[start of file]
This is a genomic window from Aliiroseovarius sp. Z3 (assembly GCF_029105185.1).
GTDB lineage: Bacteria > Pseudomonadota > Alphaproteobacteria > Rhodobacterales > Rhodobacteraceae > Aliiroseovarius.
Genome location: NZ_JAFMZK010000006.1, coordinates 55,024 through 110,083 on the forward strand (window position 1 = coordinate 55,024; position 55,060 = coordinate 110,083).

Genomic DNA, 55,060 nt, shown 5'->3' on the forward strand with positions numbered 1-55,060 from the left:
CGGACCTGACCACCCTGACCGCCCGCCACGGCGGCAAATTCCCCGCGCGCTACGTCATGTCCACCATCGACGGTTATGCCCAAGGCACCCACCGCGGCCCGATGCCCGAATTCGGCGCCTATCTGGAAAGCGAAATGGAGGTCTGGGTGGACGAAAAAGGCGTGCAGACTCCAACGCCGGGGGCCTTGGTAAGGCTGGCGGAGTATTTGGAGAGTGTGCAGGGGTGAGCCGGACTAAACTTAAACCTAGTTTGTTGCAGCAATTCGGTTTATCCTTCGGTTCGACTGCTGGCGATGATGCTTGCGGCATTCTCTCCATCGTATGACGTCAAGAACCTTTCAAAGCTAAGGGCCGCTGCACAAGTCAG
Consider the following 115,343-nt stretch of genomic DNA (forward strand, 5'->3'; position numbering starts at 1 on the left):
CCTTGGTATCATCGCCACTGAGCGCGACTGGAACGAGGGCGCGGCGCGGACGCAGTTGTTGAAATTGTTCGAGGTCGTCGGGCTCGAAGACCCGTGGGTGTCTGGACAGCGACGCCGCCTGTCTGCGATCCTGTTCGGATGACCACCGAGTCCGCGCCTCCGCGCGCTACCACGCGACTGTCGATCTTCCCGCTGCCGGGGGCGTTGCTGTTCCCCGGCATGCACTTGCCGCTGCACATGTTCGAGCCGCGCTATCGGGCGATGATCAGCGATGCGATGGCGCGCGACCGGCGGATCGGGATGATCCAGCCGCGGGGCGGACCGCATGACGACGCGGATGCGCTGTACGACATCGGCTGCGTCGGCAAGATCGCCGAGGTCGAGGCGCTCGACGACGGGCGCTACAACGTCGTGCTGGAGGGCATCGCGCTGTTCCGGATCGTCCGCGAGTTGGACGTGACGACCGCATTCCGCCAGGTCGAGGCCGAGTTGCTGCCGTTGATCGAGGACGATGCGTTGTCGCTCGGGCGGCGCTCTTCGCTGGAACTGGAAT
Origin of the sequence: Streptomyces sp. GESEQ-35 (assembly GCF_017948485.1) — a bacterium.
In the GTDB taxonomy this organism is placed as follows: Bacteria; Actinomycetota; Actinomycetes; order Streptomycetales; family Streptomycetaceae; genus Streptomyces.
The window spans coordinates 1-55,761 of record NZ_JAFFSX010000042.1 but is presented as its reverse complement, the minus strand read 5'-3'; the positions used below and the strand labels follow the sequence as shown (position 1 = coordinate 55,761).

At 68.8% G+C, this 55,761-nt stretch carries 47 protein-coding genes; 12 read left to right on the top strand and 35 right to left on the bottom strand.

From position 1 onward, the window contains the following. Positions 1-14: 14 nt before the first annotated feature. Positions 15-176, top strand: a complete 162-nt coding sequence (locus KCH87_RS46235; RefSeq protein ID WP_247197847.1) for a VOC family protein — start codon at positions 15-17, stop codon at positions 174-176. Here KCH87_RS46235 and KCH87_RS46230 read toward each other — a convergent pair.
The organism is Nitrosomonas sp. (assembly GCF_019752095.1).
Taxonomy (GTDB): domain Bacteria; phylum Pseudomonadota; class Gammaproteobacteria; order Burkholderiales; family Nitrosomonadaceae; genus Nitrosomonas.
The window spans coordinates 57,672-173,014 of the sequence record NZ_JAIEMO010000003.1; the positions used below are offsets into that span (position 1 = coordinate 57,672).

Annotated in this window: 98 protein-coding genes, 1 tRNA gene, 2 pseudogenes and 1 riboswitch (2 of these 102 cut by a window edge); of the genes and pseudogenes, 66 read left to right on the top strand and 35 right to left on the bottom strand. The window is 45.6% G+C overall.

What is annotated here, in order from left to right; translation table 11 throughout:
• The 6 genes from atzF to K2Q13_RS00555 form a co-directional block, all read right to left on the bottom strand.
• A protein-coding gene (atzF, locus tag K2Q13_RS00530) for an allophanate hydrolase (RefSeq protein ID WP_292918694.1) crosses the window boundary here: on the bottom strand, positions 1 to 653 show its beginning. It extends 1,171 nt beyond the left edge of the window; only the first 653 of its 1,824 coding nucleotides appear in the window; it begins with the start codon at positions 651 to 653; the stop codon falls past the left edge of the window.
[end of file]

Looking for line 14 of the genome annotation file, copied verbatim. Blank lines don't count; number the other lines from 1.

Taxonomy (GTDB): domain Bacteria; phylum Pseudomonadota; class Gammaproteobacteria; order Burkholderiales; family Nitrosomonadaceae; genus Nitrosomonas.